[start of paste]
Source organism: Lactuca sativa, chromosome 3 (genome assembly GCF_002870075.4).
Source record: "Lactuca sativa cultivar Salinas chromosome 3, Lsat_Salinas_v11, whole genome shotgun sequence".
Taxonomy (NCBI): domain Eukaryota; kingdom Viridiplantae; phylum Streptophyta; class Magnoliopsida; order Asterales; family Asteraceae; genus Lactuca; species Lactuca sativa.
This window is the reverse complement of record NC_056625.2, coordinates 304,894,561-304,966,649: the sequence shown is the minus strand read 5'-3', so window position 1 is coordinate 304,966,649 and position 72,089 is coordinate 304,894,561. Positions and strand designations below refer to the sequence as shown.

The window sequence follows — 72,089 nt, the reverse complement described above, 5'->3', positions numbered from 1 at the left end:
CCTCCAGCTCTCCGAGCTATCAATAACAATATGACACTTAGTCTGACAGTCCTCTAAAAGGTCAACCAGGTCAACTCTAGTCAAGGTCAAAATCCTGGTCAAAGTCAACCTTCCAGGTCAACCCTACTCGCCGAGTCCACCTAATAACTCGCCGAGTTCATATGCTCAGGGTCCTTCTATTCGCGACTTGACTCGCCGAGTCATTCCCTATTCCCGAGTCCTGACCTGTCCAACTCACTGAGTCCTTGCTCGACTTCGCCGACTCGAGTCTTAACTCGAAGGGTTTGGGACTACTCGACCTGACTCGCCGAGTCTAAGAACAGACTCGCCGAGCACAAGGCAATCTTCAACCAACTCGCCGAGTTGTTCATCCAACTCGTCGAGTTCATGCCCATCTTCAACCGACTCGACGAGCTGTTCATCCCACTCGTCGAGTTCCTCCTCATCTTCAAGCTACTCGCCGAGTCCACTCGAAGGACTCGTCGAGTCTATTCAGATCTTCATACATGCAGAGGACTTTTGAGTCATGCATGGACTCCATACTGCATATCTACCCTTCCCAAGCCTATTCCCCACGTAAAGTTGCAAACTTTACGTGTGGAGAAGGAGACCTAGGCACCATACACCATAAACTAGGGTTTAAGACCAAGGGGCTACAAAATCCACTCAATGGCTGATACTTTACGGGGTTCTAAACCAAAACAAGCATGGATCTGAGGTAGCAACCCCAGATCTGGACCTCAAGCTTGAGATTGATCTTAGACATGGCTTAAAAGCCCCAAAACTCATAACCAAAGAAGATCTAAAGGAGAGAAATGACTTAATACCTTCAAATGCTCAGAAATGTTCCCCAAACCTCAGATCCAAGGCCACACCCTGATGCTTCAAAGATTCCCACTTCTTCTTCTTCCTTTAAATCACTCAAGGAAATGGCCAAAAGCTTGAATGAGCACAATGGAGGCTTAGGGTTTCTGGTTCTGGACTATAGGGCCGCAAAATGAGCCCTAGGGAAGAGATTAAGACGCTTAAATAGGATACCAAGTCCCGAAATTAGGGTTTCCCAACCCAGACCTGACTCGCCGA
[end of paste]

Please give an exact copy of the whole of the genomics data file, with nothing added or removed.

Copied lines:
Source organism: Lactuca sativa, chromosome 3 (genome assembly GCF_002870075.4).
Source record: "Lactuca sativa cultivar Salinas chromosome 3, Lsat_Salinas_v11, whole genome shotgun sequence".
Taxonomy (NCBI): domain Eukaryota; kingdom Viridiplantae; phylum Streptophyta; class Magnoliopsida; order Asterales; family Asteraceae; genus Lactuca; species Lactuca sativa.
This window is the reverse complement of record NC_056625.2, coordinates 304,894,561-304,966,649: the sequence shown is the minus strand read 5'-3', so window position 1 is coordinate 304,966,649 and position 72,089 is coordinate 304,894,561. Positions and strand designations below refer to the sequence as shown.

The window sequence follows — 72,089 nt, the reverse complement described above, 5'->3', positions numbered from 1 at the left end:
CCTCCAGCTCTCCGAGCTATCAATAACAATATGACACTTAGTCTGACAGTCCTCTAAAAGGTCAACCAGGTCAACTCTAGTCAAGGTCAAAATCCTGGTCAAAGTCAACCTTCCAGGTCAACCCTACTCGCCGAGTCCACCTAATAACTCGCCGAGTTCATATGCTCAGGGTCCTTCTATTCGCGACTTGACTCGCCGAGTCATTCCCTATTCCCGAGTCCTGACCTGTCCAACTCACTGAGTCCTTGCTCGACTTCGCCGACTCGAGTCTTAACTCGAAGGGTTTGGGACTACTCGACCTGACTCGCCGAGTCTAAGAACAGACTCGCCGAGCACAAGGCAATCTTCAACCAACTCGCCGAGTTGTTCATCCAACTCGTCGAGTTCATGCCCATCTTCAACCGACTCGACGAGCTGTTCATCCCACTCGTCGAGTTCCTCCTCATCTTCAAGCTACTCGCCGAGTCCACTCGAAGGACTCGTCGAGTCTATTCAGATCTTCATACATGCAGAGGACTTTTGAGTCATGCATGGACTCCATACTGCATATCTACCCTTCCCAAGCCTATTCCCCACGTAAAGTTGCAAACTTTACGTGTGGAGAAGGAGACCTAGGCACCATACACCATAAACTAGGGTTTAAGACCAAGGGGCTACAAAATCCACTCAATGGCTGATACTTTACGGGGTTCTAAACCAAAACAAGCATGGATCTGAGGTAGCAACCCCAGATCTGGACCTCAAGCTTGAGATTGATCTTAGACATGGCTTAAAAGCCCCAAAACTCATAACCAAAGAAGATCTAAAGGAGAGAAATGACTTAATACCTTCAAATGCTCAGAAATGTTCCCCAAACCTCAGATCCAAGGCCACACCCTGATGCTTCAAAGATTCCCACTTCTTCTTCTTCCTTTAAATCACTCAAGGAAATGGCCAAAAGCTTGAATGAGCACAATGGAGGCTTAGGGTTTCTGGTTCTGGACTATAGGGCCGCAAAATGAGCCCTAGGGAAGAGATTAAGACGCTTAAATAGGATACCAAGTCCCGAAATTAGGGTTTCCCAACCCAGACCTGACTCGCCGA